Between the wars in 1937, Rommel wrote Infantry Attacks (Infanterie greift an). This used his World War I experiences to draw larger lessons about fluid warfare. Adolf Hitler either read this book or was told what was in it because he quickly became a fan. This led to a series of promotions. Unlike some of Hitler’s other favorites who were mediocre at best, Rommel actually lived up to this trust.

Erwin Rommel
Rommel during the invasion of France in 1940.
In 1940, Rommel led his 7th “Ghost” Panzer Division in a brilliant race to the French coast at Dieppe, then on to Cherbourg. This audacious breakthrough without flank protection astonished everybody. It also gave Rommel the reputation for acting on his own initiative without concerning himself too much with orders. It was during this success that he also established a reputation for leading from the front. In my opinion, this was Rommel’s greatest achievement in World War II.

Erwin Rommel

Rommel extended this reputation in North Africa. Nominally under the command of the Italians, he disregarded them and just did what he wanted. He did not know it, but this was the key to his success in North Africa. The Germans had no idea that the British were reading their wireless transmissions, but since Rommel basically disregarded those communications anyway, it left the British expecting one thing when Rommel would wind up doing quite another. Rommel even somehow figured out how to get some use out of the Italian elements of his command - nobody else ever did.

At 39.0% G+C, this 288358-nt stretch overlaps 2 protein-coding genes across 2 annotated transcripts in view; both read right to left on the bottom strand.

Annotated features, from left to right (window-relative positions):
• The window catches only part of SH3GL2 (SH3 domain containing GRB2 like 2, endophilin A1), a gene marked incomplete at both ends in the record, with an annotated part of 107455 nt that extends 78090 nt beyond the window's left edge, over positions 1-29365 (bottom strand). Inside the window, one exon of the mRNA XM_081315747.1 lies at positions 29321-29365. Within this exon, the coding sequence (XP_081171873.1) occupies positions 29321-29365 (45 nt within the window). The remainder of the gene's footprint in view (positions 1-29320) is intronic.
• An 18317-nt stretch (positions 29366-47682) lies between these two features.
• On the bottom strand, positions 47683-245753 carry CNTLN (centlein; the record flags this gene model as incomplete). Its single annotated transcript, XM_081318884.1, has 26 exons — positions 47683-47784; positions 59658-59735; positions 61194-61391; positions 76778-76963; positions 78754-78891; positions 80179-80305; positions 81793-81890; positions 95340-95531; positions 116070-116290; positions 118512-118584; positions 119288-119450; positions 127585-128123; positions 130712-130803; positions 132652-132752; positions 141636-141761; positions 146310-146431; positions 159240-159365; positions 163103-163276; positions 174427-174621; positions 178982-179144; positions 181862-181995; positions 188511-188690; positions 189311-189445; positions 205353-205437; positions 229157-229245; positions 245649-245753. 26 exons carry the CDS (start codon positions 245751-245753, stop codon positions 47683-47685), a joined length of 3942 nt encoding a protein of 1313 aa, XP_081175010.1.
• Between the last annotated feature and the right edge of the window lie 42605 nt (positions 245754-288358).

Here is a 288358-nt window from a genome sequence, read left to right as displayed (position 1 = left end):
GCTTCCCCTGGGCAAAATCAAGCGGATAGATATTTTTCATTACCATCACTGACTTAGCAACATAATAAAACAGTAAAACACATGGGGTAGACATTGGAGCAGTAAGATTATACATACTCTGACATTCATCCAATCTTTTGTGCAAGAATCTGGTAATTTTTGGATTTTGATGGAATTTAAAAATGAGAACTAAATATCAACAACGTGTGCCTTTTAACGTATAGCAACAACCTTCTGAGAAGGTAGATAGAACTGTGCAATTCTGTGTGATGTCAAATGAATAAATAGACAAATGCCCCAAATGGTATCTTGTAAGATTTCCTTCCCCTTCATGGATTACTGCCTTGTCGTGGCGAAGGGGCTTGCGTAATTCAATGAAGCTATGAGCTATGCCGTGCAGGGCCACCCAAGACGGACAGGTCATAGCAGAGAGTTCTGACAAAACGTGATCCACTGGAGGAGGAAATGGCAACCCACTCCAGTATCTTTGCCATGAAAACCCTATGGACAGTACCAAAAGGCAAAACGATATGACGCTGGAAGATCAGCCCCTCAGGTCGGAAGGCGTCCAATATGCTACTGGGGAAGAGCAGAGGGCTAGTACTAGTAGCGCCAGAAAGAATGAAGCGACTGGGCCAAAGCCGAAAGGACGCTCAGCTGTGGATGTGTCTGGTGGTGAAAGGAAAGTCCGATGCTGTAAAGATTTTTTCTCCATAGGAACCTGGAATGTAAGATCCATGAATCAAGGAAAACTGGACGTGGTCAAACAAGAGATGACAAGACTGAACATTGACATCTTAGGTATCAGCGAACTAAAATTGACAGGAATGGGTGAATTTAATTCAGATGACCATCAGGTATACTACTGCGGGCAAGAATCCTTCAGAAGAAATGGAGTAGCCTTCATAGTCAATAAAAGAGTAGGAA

Erwin Rommel

As everyone knows, Rommel was turned back by the British at El Alamein. However, despite facing an utter calamity, Rommel held his forces together and completed one of the most skilfull retrograde movements in history. He gave his forces another chance in Tunisia when they easily all could have been captured in Egypt.

The issue with choosing Rommel as the “fiercest soldier” is that some people have turned his oversized reputation against him. Figuring that nobody could be “all that,” they developed the “Rommel Myth” theory. This theory says that Rommel wasn’t anything special, he couldn’t follow orders, and he frittered away invaluable opportunities through reckless advances.

Erwin Rommel

I do not think that Erwin Rommel was the greatest German general of World War II. His successes led the Germans into traps that ruined their prospects, and he became so profoundly pessimistic as the war ground on that he began making poor choices. I write about my choice for the best German general here.

Erwin Rommel

However, Rommel’s issues do not detract from his fierceness, sheer audacity, and ingenuity. In my view, when you combine what he did in both wars, not just parts of the second one, it’s hard to find any man who excelled in so many areas of the military art better than Erwin Rommel. There are reasons the main German Army barracks is named after him today, and not just mythical ones.

I talk more about Erwin Rommel here.

Erwin Rommel